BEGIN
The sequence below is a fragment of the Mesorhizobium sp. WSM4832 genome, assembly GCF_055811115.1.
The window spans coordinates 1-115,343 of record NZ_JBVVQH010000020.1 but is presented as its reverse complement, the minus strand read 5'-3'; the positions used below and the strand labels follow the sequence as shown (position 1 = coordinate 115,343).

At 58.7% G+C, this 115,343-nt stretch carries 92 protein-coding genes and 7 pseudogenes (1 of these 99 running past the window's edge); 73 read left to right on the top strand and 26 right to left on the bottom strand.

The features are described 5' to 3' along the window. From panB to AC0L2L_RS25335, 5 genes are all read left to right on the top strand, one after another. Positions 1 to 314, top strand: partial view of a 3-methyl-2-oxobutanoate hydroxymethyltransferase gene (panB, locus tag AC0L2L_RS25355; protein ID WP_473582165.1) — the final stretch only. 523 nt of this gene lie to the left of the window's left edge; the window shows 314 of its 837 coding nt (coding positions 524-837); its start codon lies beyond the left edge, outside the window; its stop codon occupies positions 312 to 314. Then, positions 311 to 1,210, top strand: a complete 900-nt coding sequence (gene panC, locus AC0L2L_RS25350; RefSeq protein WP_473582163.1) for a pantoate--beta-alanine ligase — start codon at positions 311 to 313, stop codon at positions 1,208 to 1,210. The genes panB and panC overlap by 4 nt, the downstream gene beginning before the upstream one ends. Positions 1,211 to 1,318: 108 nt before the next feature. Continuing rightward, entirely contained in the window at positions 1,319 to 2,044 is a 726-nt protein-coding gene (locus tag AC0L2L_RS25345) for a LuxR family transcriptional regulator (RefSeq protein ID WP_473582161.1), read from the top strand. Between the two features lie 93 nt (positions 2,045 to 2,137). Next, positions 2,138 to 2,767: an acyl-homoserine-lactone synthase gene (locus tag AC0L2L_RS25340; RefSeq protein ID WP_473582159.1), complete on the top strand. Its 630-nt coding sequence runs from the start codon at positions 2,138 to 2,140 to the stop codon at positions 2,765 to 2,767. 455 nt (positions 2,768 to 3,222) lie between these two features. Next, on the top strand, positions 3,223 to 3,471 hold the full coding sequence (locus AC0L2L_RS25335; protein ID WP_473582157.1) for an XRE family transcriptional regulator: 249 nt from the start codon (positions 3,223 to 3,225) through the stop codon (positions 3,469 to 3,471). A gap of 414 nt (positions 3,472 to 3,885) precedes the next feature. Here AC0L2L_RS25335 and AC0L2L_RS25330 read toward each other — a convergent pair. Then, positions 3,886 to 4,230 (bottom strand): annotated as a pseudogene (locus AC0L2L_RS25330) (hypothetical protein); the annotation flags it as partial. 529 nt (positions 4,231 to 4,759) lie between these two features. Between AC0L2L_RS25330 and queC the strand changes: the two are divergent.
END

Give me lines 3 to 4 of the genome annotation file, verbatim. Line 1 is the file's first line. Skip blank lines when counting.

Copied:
At 58.7% G+C, this 115,343-nt stretch carries 92 protein-coding genes and 7 pseudogenes (1 of these 99 running past the window's edge); 73 read left to right on the top strand and 26 right to left on the bottom strand.

The features are described 5' to 3' along the window. From panB to AC0L2L_RS25335, 5 genes are all read left to right on the top strand, one after another. Positions 1 to 314, top strand: partial view of a 3-methyl-2-oxobutanoate hydroxymethyltransferase gene (panB, locus tag AC0L2L_RS25355; protein ID WP_473582165.1) — the final stretch only. 523 nt of this gene lie to the left of the window's left edge; the window shows 314 of its 837 coding nt (coding positions 524-837); its start codon lies beyond the left edge, outside the window; its stop codon occupies positions 312 to 314. Then, positions 311 to 1,210, top strand: a complete 900-nt coding sequence (gene panC, locus AC0L2L_RS25350; RefSeq protein WP_473582163.1) for a pantoate--beta-alanine ligase — start codon at positions 311 to 313, stop codon at positions 1,208 to 1,210. The genes panB and panC overlap by 4 nt, the downstream gene beginning before the upstream one ends. Positions 1,211 to 1,318: 108 nt before the next feature. Continuing rightward, entirely contained in the window at positions 1,319 to 2,044 is a 726-nt protein-coding gene (locus tag AC0L2L_RS25345) for a LuxR family transcriptional regulator (RefSeq protein ID WP_473582161.1), read from the top strand. Between the two features lie 93 nt (positions 2,045 to 2,137). Next, positions 2,138 to 2,767: an acyl-homoserine-lactone synthase gene (locus tag AC0L2L_RS25340; RefSeq protein ID WP_473582159.1), complete on the top strand. Its 630-nt coding sequence runs from the start codon at positions 2,138 to 2,140 to the stop codon at positions 2,765 to 2,767. 455 nt (positions 2,768 to 3,222) lie between these two features. Next, on the top strand, positions 3,223 to 3,471 hold the full coding sequence (locus AC0L2L_RS25335; protein ID WP_473582157.1) for an XRE family transcriptional regulator: 249 nt from the start codon (positions 3,223 to 3,225) through the stop codon (positions 3,469 to 3,471). A gap of 414 nt (positions 3,472 to 3,885) precedes the next feature. Here AC0L2L_RS25335 and AC0L2L_RS25330 read toward each other — a convergent pair. Then, positions 3,886 to 4,230 (bottom strand): annotated as a pseudogene (locus AC0L2L_RS25330) (hypothetical protein); the annotation flags it as partial. 529 nt (positions 4,231 to 4,759) lie between these two features. Between AC0L2L_RS25330 and queC the strand changes: the two are divergent.